What may be the most interesting feature in Disney's Art of Animation Resort can be found in the most mundane of places: the doors.
All of the hotel rooms in Walt Disney World's new, $350 million hotel, whose first phase opens Thursday, will be keyless. Instead of inserting room cards into a slot, guests will merely have to hold the cards within a few inches of an electronic reader to unlock their doors.
Those doors, which use a technology known as "radio-frequency identification," are one of the first widespread applications to emerge from Disney's secretive "Next Generation Experience" initiative, a sweeping technological upgrade that Disney engineers have been developing for years.
Scores of additional features, many expanding on the same RFID technology, will surface throughout the giant resort in coming months and years. Disney has already tested turnstile-free entry gates in Epcot and advance ride reservations in the Magic Kingdom. Much more is in development.
"This is a signal that we are sending to our guests, in a very direct way, that we are positively making changes here to enhance the guest experience," Kevin Myers, Disney World's vice president of resort operations, said of Art of Animation's easy-entry rooms.
Disney is wagering much on "NextGen," which company executives think will help wring more capacity out of crowded theme parks, make the resort more appealing to increasingly tech-savvy travelers, and open new avenues for sales of food and souvenirs.The Walt Disney Co.has so far budgeted about $1 billion for the initiative.
That's about as much as the company has spent on its five-year rebuild of Disney California Adventure in Anaheim, Calif., which culminates next month with the opening of a new, 12-acre area with a theme based on the Pixar film franchise "Cars."
The keyless hotel-room doors are just one small component of the project. But while they may seem a trivial addition, Disney says those small details can add up — both for guests and the company.
Disney expects the lock system will provide more convenience for travelers. No longer, for instance, will a parent juggling young children and luggage have to fumble at the door to properly align the card key. No longer will a guest wishing to change rooms have to trudge back to the front desk — a commute that can take 10 minutes or more in some of Disney's larger hotels — because the cards can be reprogrammed by remote control.
From the hotel's perspective, the new card readers, which are sealed in small black boxes, are sturdier than the opened-ended magnetic slots, which are vulnerable to moisture, dust and other contaminants that cause them to fail. Myers said Disney has already seen improved reliability on its two new cruise ships, the Disney Dream and Disney Fantasy, which also use the keyless system.
While Disney isn't the first hotel owner to use keyless doors, what makes these significant is how they will eventually tie into other NextGen tools. Although Disney has discussed few details publicly, it is expected that guests will eventually be asked to provide all manner of personal preferences ahead of their vacations — from preferred ride times and favorite characters to food allergies — that will be stored on the RFID-equipped cards and will trigger various actions when the guests visit the vast resort.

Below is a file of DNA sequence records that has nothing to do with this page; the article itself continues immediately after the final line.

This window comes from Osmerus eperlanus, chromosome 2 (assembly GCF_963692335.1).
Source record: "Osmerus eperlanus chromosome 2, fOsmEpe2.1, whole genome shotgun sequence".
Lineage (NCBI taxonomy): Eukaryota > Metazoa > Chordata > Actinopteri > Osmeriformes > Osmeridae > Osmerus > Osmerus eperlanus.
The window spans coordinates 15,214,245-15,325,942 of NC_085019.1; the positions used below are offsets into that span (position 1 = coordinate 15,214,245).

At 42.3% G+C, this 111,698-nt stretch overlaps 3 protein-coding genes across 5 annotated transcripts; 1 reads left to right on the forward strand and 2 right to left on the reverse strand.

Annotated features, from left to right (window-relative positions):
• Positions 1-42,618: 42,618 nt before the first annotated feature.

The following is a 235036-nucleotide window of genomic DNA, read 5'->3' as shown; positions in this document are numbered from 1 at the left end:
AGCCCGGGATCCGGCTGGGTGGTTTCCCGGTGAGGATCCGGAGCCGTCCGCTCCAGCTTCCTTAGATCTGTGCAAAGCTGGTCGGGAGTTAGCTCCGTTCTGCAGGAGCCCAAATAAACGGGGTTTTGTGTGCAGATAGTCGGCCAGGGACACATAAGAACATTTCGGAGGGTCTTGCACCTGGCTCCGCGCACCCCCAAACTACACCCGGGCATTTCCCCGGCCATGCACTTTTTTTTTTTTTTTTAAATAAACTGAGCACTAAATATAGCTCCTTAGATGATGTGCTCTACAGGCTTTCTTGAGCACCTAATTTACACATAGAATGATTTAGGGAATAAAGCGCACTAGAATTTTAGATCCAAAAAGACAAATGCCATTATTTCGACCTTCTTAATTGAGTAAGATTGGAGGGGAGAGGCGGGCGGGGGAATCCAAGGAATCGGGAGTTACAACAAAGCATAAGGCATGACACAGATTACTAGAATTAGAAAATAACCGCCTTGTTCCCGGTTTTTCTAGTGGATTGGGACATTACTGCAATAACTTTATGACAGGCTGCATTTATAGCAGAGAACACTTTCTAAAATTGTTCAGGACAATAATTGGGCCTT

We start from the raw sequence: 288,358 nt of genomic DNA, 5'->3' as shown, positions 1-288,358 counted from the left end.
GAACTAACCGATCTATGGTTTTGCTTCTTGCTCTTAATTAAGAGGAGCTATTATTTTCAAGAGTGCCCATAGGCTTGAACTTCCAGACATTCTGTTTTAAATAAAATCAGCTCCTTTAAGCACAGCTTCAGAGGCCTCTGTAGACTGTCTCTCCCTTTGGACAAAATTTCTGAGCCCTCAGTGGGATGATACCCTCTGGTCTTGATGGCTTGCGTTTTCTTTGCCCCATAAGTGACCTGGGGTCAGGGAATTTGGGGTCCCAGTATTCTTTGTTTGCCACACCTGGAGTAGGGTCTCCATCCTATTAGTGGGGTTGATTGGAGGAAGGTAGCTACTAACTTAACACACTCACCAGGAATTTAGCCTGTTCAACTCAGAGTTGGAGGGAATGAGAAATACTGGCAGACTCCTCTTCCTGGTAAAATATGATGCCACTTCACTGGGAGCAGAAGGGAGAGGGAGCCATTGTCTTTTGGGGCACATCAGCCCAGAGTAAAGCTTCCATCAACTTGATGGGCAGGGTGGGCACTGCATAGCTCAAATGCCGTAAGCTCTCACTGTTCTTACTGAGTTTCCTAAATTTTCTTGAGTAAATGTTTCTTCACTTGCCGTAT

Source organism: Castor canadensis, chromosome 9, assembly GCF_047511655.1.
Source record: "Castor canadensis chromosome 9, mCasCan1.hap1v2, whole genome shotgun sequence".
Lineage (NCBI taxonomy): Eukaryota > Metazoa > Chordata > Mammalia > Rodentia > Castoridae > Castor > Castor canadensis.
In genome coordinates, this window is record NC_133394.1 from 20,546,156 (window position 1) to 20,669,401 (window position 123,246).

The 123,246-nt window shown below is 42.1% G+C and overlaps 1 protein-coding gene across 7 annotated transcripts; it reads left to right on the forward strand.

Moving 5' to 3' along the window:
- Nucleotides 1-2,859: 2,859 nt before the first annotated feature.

Disney has set an aggressive schedule to retrofit all of its existing hotels with the keyless locks — approximately 26,000 hotel rooms and time-share suites in all. Myers said he expects installation to begin in June with Disney's Contemporary Resort and to be complete at all Disney World properties by the end of next year.
In the meantime, of course, workers have been scrambling to prepare Art of Animation, which is the first new non-time-share resort Disney World has built since 2003.
The first phase opening Thursday — with a theme based on the Pixar film"Finding Nemo"— includes 320 "family suites" with room for as many as six people each. A second phase will follow quickly June 18, a third Aug. 10, and a fourth and final phase Sept. 15.
Upon completion, the hotel will offer 1,984 rooms, more than half of which — 1,120 — will be family-size suites. Disney says the hotel will support 750 permanent jobs, in addition to the 800 construction jobs created in the interim.
In recent days, the resort has been inviting employees in key jobs — reservations, marketing, resort operations — to stay at Art of Animation, both to familiarize them with Disney World's newest product and to give the hotel itself a dress rehearsal.
The reaction so far "has been a bit on the 'wow' side," Myers said.
Disney is banking on Art of Animation to fill a gap in its existing hotel inventory: affordable suites that have grown increasing popular with middle-class travelers vacationing with extended family or other, larger groups. Before today, Disney had only about 215 such suites on its property, meaning it was likely losing reservations to off-property competitors such as the 777-room Nickelodeon Suites Resort.
The new hotel also continues a long-running push to add more affordable rooms on Disney property. Since 1994, roughly three of every four conventional hotel rooms Disney World has added have been categorized as "value" rooms, the cheapest of its three classifications. Once Art of Animation is complete, about three-quarters of Disney's conventional rooms will be classified as "value" or "moderate."
Disney executives have credited the greater mix of cheaper rooms with helping Disney World better weather the most recent recession. Company analysts say the company's financial performance bears those executives out.
"People had much worse expectations for their declines in profitability" going into the downturn, said Michael Nathanson, a media-industry analyst who covers Disney Co. for Nomura Securities. "They did a much better job on revenues than we ever could have imagined."
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